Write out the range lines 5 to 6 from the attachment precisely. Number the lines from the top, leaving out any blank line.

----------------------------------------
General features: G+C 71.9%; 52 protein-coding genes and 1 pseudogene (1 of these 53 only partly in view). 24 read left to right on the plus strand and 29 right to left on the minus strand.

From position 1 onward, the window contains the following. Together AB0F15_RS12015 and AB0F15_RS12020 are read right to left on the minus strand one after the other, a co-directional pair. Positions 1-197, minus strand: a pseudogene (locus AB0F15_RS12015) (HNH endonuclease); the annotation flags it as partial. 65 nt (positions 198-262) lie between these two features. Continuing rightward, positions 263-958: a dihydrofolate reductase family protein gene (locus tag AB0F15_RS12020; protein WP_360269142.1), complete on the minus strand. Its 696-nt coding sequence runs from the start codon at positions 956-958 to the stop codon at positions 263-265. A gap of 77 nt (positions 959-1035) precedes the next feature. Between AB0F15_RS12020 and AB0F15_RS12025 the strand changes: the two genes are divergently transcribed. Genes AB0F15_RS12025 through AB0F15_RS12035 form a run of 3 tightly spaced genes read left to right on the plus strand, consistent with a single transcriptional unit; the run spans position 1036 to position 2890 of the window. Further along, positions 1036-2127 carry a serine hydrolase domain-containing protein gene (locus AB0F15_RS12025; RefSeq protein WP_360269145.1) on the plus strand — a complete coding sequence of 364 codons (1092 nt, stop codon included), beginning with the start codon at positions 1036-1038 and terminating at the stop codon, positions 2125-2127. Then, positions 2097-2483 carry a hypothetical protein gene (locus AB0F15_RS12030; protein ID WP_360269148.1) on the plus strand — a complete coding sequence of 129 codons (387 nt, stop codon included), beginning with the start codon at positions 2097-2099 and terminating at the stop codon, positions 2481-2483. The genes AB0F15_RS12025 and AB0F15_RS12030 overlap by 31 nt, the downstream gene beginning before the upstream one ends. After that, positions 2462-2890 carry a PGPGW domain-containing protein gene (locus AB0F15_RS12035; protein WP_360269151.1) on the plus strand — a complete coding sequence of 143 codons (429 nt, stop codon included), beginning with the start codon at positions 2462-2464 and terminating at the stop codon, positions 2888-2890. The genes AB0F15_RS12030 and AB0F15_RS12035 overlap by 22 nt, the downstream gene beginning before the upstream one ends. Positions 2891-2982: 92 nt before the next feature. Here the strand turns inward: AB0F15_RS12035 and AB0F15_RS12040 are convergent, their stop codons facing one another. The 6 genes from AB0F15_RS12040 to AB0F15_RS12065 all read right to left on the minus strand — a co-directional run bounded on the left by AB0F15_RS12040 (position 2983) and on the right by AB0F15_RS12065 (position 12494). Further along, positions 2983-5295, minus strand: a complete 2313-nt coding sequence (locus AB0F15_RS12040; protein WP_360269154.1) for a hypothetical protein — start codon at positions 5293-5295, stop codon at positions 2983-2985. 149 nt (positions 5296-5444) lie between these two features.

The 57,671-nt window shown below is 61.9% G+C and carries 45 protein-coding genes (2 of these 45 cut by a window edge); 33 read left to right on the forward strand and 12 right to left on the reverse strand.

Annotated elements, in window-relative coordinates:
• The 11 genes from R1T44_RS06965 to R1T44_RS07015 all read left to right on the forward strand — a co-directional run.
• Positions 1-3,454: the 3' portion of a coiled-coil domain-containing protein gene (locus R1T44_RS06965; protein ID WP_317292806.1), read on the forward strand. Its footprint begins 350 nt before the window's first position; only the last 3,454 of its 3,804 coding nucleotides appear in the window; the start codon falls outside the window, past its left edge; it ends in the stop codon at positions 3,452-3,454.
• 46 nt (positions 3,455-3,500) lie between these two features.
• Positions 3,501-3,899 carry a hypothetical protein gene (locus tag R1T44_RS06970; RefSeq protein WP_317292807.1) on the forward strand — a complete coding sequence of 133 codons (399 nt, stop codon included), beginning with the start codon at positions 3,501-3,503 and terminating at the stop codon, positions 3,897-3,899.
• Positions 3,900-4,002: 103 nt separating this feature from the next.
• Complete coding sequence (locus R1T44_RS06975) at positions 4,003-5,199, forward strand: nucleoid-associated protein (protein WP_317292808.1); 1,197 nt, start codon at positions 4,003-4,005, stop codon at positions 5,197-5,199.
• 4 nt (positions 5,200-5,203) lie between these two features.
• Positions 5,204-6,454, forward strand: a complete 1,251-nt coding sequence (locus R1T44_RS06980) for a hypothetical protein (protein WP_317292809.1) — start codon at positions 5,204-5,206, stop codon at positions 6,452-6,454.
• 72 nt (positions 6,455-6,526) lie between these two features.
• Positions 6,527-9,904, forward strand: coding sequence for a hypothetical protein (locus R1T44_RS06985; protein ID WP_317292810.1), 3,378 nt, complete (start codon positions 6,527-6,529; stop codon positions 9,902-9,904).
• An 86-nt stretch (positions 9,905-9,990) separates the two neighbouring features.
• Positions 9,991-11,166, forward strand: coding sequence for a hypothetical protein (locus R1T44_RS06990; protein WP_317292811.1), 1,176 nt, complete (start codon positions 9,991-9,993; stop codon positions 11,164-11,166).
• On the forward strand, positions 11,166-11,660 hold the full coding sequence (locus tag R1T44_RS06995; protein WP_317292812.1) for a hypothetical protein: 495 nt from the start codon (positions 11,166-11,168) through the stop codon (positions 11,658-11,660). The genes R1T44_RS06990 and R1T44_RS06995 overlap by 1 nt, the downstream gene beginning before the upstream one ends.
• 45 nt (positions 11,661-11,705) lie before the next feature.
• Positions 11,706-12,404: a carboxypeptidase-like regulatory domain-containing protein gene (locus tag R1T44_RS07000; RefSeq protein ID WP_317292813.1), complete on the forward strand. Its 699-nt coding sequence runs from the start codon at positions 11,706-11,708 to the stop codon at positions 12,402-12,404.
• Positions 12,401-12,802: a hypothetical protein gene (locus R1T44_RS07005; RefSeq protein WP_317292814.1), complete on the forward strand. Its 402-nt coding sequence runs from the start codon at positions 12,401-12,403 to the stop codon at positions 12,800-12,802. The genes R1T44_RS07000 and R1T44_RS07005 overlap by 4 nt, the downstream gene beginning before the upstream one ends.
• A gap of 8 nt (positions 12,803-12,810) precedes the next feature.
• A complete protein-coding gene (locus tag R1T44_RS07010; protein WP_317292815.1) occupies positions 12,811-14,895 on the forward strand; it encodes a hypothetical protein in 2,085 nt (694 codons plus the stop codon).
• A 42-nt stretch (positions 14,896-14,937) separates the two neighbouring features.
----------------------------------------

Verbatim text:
• The 11 genes from R1T44_RS06965 to R1T44_RS07015 all read left to right on the forward strand — a co-directional run.
• Positions 1-3,454: the 3' portion of a coiled-coil domain-containing protein gene (locus R1T44_RS06965; protein ID WP_317292806.1), read on the forward strand. Its footprint begins 350 nt before the window's first position; only the last 3,454 of its 3,804 coding nucleotides appear in the window; the start codon falls outside the window, past its left edge; it ends in the stop codon at positions 3,452-3,454.